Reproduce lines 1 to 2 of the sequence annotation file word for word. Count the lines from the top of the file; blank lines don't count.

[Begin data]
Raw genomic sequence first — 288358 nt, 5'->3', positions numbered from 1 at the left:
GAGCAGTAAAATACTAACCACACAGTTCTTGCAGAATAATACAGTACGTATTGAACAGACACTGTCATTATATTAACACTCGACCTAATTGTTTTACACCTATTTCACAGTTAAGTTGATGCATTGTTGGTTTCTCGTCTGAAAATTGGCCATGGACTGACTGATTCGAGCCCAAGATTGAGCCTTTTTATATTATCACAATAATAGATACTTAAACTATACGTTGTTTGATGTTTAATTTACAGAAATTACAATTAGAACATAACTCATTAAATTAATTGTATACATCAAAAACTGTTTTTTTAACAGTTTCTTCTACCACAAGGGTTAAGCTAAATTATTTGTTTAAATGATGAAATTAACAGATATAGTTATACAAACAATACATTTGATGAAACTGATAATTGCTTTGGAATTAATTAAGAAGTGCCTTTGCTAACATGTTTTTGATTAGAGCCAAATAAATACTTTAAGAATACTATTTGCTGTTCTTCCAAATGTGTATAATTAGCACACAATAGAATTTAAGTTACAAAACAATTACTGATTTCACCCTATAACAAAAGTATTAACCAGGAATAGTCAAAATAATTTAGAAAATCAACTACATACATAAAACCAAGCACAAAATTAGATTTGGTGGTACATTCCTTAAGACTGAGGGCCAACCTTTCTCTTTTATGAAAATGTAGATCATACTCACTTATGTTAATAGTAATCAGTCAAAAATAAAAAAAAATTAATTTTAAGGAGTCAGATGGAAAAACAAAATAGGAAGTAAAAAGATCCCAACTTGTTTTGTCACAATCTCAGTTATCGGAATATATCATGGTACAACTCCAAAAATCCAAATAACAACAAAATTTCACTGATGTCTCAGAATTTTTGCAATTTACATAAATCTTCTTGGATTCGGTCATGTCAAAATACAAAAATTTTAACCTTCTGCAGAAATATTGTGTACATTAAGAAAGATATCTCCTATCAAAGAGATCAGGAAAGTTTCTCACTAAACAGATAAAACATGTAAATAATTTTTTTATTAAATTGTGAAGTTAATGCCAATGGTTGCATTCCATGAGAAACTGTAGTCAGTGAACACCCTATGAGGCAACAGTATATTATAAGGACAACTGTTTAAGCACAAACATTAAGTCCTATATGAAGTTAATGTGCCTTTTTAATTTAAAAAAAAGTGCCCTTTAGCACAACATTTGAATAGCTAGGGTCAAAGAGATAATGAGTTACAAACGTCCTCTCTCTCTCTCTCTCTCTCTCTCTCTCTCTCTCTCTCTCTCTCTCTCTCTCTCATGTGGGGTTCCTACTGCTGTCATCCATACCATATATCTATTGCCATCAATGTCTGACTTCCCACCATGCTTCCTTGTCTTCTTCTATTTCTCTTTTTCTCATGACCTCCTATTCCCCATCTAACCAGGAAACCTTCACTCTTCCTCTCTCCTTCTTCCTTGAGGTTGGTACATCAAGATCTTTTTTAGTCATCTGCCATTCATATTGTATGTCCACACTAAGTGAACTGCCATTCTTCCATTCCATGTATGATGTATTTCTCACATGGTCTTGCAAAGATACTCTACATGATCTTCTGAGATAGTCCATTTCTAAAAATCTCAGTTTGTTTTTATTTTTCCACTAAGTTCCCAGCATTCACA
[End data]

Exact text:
Raw genomic sequence first — 288358 nt, 5'->3', positions numbered from 1 at the left:
GAGCAGTAAAATACTAACCACACAGTTCTTGCAGAATAATACAGTACGTATTGAACAGACACTGTCATTATATTAACACTCGACCTAATTGTTTTACACCTATTTCACAGTTAAGTTGATGCATTGTTGGTTTCTCGTCTGAAAATTGGCCATGGACTGACTGATTCGAGCCCAAGATTGAGCCTTTTTATATTATCACAATAATAGATACTTAAACTATACGTTGTTTGATGTTTAATTTACAGAAATTACAATTAGAACATAACTCATTAAATTAATTGTATACATCAAAAACTGTTTTTTTAACAGTTTCTTCTACCACAAGGGTTAAGCTAAATTATTTGTTTAAATGATGAAATTAACAGATATAGTTATACAAACAATACATTTGATGAAACTGATAATTGCTTTGGAATTAATTAAGAAGTGCCTTTGCTAACATGTTTTTGATTAGAGCCAAATAAATACTTTAAGAATACTATTTGCTGTTCTTCCAAATGTGTATAATTAGCACACAATAGAATTTAAGTTACAAAACAATTACTGATTTCACCCTATAACAAAAGTATTAACCAGGAATAGTCAAAATAATTTAGAAAATCAACTACATACATAAAACCAAGCACAAAATTAGATTTGGTGGTACATTCCTTAAGACTGAGGGCCAACCTTTCTCTTTTATGAAAATGTAGATCATACTCACTTATGTTAATAGTAATCAGTCAAAAATAAAAAAAAATTAATTTTAAGGAGTCAGATGGAAAAACAAAATAGGAAGTAAAAAGATCCCAACTTGTTTTGTCACAATCTCAGTTATCGGAATATATCATGGTACAACTCCAAAAATCCAAATAACAACAAAATTTCACTGATGTCTCAGAATTTTTGCAATTTACATAAATCTTCTTGGATTCGGTCATGTCAAAATACAAAAATTTTAACCTTCTGCAGAAATATTGTGTACATTAAGAAAGATATCTCCTATCAAAGAGATCAGGAAAGTTTCTCACTAAACAGATAAAACATGTAAATAATTTTTTTATTAAATTGTGAAGTTAATGCCAATGGTTGCATTCCATGAGAAACTGTAGTCAGTGAACACCCTATGAGGCAACAGTATATTATAAGGACAACTGTTTAAGCACAAACATTAAGTCCTATATGAAGTTAATGTGCCTTTTTAATTTAAAAAAAAGTGCCCTTTAGCACAACATTTGAATAGCTAGGGTCAAAGAGATAATGAGTTACAAACGTCCTCTCTCTCTCTCTCTCTCTCTCTCTCTCTCTCTCTCTCTCTCTCTCTCTCTCTCATGTGGGGTTCCTACTGCTGTCATCCATACCATATATCTATTGCCATCAATGTCTGACTTCCCACCATGCTTCCTTGTCTTCTTCTATTTCTCTTTTTCTCATGACCTCCTATTCCCCATCTAACCAGGAAACCTTCACTCTTCCTCTCTCCTTCTTCCTTGAGGTTGGTACATCAAGATCTTTTTTAGTCATCTGCCATTCATATTGTATGTCCACACTAAGTGAACTGCCATTCTTCCATTCCATGTATGATGTATTTCTCACATGGTCTTGCAAAGATACTCTACATGATCTTCTGAGATAGTCCATTTCTAAAAATCTCAGTTTGTTTTTATTTTTCCACTAAGTTCCCAGCATTCACA